Tuesday, November 22, 2011

A Fortunate Life

Ian and I have been watching football on Sundays. Actually, just one game every Sunday. We cuddle on the couch and watch the Vikings lose spectacularly. And sometimes we bake bread and eat it with homemade hummus. And Ian throws a fit because my blanket is touching him and why do I need so many blankets anyway?

But that's not what I want to talk to you about. What I've noticed while watching TV for those few short hours is that people love stuff. Or at least, that's what companies want you to believe.

Like, did you know that all ladies want diamonds for christmas? Or that guys want trucks...especially big, manly ones? Or that kids want you to buy them lots of noisy plastic toys this year? And don't forget...if you're too busy to cook a nice family meal, there are millions of places you can go to pick up greasy, fried meat with a side of potatoes covered in meat sauce. No vegetables here, only the best for your precious family!

Even though we mute the commercials, I can't help but watch them and feel sad. Actually, it's more than that...the loud, in your face consumerism turns my stomach. While listening to the news this morning, I learned that a few stores are starting their Black Friday sales at 4am, midnight and...wait for it...10pm on the Thursday before Black Friday (otherwise known as Thanksgiving). You'd better get there early because those waffle-makers aren't going to buy themselves!

A few weeks ago, my parents asked us how we wanted to handle the gift situation this year. Did we want to pick a name out of a hat for a gift exchange? Did we want to spend only $10 per person? My brother and I pushed for no gifts this year. Everyone in my family already has everything they need and we'd rather spend the holidays together for free.

The whole conversation got me thinking. My family and I are so fortunate...we have everything we need. But there are people who don't have what they need. I'm not talking about a Play Station, I'm talking about food, medicine and shelter.

So, after a little bit of thinking (and I can't believe I didn't think of this sooner) instead of giving holiday gifts to my family, I've decided to give gifts for them.

Instead of buying my parents a dinner at Chipotle, a family can feed themselves (and their village) for a year with their new vegetable garden.

Instead of a quilt to keep out the Minnesota cold, these mosquito nets will keep a family safe from malaria.

And a video game becomes books and school supplies for deserving kids.

So, that's what I'm doing for the holidays this year. If you want to do the same, check out Oxfam (or other charitable organizations) and help improve the lives of families less fortunate than your own. Because it is a truth universally acknowledged:

Thursday, October 20, 2011

I, Robot

I'm not a great house cleaner. I have a habit of setting stuff where it doesn't belong. Every table has stuff on it, the floor has stuff on it. Stuff piles up because 1) I have too much of it and 2) I hardly ever notice it.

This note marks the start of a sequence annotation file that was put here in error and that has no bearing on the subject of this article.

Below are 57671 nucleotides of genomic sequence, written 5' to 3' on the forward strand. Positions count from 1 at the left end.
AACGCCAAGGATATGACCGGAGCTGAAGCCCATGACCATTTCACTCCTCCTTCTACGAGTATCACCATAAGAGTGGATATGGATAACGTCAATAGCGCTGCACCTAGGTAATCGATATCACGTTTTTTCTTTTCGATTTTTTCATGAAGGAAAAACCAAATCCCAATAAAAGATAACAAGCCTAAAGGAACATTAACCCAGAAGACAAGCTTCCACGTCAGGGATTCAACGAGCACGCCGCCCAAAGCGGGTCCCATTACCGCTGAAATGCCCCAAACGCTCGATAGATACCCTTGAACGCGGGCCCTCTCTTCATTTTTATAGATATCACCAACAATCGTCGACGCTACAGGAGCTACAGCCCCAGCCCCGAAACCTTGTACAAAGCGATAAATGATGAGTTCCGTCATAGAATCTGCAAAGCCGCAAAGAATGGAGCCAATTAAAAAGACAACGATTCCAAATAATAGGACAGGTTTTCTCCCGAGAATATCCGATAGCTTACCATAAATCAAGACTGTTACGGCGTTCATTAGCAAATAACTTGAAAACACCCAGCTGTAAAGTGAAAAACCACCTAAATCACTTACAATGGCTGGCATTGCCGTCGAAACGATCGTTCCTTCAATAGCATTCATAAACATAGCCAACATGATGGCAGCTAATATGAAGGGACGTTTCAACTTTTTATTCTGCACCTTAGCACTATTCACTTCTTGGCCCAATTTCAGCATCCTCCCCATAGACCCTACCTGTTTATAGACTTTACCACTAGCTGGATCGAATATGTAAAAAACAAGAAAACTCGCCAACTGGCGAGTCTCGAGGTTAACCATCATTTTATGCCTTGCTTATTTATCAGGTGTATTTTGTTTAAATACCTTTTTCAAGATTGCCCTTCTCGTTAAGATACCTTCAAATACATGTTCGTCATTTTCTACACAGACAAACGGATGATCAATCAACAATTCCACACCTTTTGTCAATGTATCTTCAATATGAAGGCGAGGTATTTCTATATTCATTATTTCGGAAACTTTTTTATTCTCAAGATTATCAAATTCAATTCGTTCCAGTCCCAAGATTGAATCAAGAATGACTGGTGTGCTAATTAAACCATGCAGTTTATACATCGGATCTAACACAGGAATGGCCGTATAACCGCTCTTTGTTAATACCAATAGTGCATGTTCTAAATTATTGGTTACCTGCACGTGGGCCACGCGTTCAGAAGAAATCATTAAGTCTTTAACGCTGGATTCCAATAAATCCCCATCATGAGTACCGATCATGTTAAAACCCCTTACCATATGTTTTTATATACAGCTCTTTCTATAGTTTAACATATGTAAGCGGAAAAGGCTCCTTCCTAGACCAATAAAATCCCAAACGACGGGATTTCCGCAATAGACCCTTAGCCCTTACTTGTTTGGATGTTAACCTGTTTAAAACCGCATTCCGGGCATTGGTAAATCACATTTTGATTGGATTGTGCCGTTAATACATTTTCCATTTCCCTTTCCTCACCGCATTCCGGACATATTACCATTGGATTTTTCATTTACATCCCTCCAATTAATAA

I mean it...even if I put something in my path so I'll remember to take it to the correct room, I just walk over that thing for about a week. I don't notice it, I don't see it. And if I don't notice it for a week, I probably don't actually need it.

Discovering Minimalism allowed me to really see my stuff for the first time. And what I saw was scary! It's taken me almost a year to force myself into the habit of really seeing my possessions. It was hard at first, and it's hard still. It's not something that comes naturally but through lots of practice, it's slowly becoming a habit.

I mentioned cleaning at the start of this post. I'm a terrible cleaner. It's hard to dust when your tables are cluttered by junk. It's hard to vacuum when there are tiny piles of stuff on the floor. And while I'm getting better, I'm still not perfect.

The reason I'm writing this today is to tell you about one thing that's helped me to be a better cleaner, both of stuff and of dust/cat hair. We got a Roomba! Before you think it's not very minimalist of me, just know that 1)vacuums are a necessity when you have three cats and 2)the Roomba takes up a fraction of the space our old vacuum cleaner required. We bought an older model and it works like a dream.

Both Ian and I had forgotten about Roombas until we saw this on our favorite show, Parks & Rec:



We opted to skip the DJ attachment, though.

Anyway, since we don't want the Roomba to get caught on anything, we have to pick up the floor before setting it to run. Consequently, we now try to keep as little on the floor as possible. And while it's vacuuming, we can be doing just about any other thing we want...things that are more important than vacuuming.

Lately, I've been using Roomba time to take a good look around the house and really see my stuff. I've gotten rid of quite a few unnecessary things and have managed to keep our tables and surfaces mostly clutter-free. By the time Roomba is done cleaning, I've managed to pick up pretty much the entire living room and kitchen.

So, to sum it all up:
1) Having fewer possessions makes it easier to keep your house clean and tidy.
2) You can change a bad habit...it will probably be hard but you can do it if you actually want to.
3) Roombas are cool and do the work so you don't have to.
4) DJ-Roomba is flippin' sweet!